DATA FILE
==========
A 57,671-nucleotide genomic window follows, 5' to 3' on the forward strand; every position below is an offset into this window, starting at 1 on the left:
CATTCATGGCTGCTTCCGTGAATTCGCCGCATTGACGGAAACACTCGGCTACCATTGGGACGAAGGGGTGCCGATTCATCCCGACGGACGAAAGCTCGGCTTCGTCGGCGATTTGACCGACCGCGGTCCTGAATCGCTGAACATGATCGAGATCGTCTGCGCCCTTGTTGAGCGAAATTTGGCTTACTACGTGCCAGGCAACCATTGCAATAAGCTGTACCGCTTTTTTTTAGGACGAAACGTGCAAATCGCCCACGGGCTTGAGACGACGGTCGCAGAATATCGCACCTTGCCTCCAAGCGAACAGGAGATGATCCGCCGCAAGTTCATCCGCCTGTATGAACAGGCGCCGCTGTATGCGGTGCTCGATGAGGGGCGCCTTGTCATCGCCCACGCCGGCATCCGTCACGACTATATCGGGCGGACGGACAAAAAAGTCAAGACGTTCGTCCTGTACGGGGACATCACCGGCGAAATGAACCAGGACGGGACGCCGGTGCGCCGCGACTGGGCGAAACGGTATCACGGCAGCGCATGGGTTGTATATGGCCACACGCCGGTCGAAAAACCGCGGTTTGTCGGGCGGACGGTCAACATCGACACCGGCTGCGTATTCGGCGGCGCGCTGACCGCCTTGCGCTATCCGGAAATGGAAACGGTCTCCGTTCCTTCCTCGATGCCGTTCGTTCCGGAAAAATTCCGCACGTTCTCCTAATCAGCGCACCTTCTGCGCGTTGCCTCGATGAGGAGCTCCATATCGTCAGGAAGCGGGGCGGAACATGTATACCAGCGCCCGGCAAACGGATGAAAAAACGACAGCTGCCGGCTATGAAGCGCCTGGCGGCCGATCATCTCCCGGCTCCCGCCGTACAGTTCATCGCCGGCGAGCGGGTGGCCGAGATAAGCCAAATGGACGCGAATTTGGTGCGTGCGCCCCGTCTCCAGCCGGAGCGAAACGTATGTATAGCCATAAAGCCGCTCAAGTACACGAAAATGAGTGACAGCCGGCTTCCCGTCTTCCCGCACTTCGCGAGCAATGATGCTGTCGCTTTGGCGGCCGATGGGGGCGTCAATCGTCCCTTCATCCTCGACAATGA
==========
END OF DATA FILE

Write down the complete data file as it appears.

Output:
A 57,671-nucleotide genomic window follows, 5' to 3' on the forward strand; every position below is an offset into this window, starting at 1 on the left:
CATTCATGGCTGCTTCCGTGAATTCGCCGCATTGACGGAAACACTCGGCTACCATTGGGACGAAGGGGTGCCGATTCATCCCGACGGACGAAAGCTCGGCTTCGTCGGCGATTTGACCGACCGCGGTCCTGAATCGCTGAACATGATCGAGATCGTCTGCGCCCTTGTTGAGCGAAATTTGGCTTACTACGTGCCAGGCAACCATTGCAATAAGCTGTACCGCTTTTTTTTAGGACGAAACGTGCAAATCGCCCACGGGCTTGAGACGACGGTCGCAGAATATCGCACCTTGCCTCCAAGCGAACAGGAGATGATCCGCCGCAAGTTCATCCGCCTGTATGAACAGGCGCCGCTGTATGCGGTGCTCGATGAGGGGCGCCTTGTCATCGCCCACGCCGGCATCCGTCACGACTATATCGGGCGGACGGACAAAAAAGTCAAGACGTTCGTCCTGTACGGGGACATCACCGGCGAAATGAACCAGGACGGGACGCCGGTGCGCCGCGACTGGGCGAAACGGTATCACGGCAGCGCATGGGTTGTATATGGCCACACGCCGGTCGAAAAACCGCGGTTTGTCGGGCGGACGGTCAACATCGACACCGGCTGCGTATTCGGCGGCGCGCTGACCGCCTTGCGCTATCCGGAAATGGAAACGGTCTCCGTTCCTTCCTCGATGCCGTTCGTTCCGGAAAAATTCCGCACGTTCTCCTAATCAGCGCACCTTCTGCGCGTTGCCTCGATGAGGAGCTCCATATCGTCAGGAAGCGGGGCGGAACATGTATACCAGCGCCCGGCAAACGGATGAAAAAACGACAGCTGCCGGCTATGAAGCGCCTGGCGGCCGATCATCTCCCGGCTCCCGCCGTACAGTTCATCGCCGGCGAGCGGGTGGCCGAGATAAGCCAAATGGACGCGAATTTGGTGCGTGCGCCCCGTCTCCAGCCGGAGCGAAACGTATGTATAGCCATAAAGCCGCTCAAGTACACGAAAATGAGTGACAGCCGGCTTCCCGTCTTCCCGCACTTCGCGAGCAATGATGCTGTCGCTTTGGCGGCCGATGGGGGCGTCAATCGTCCCTTCATCCTCGACAATGA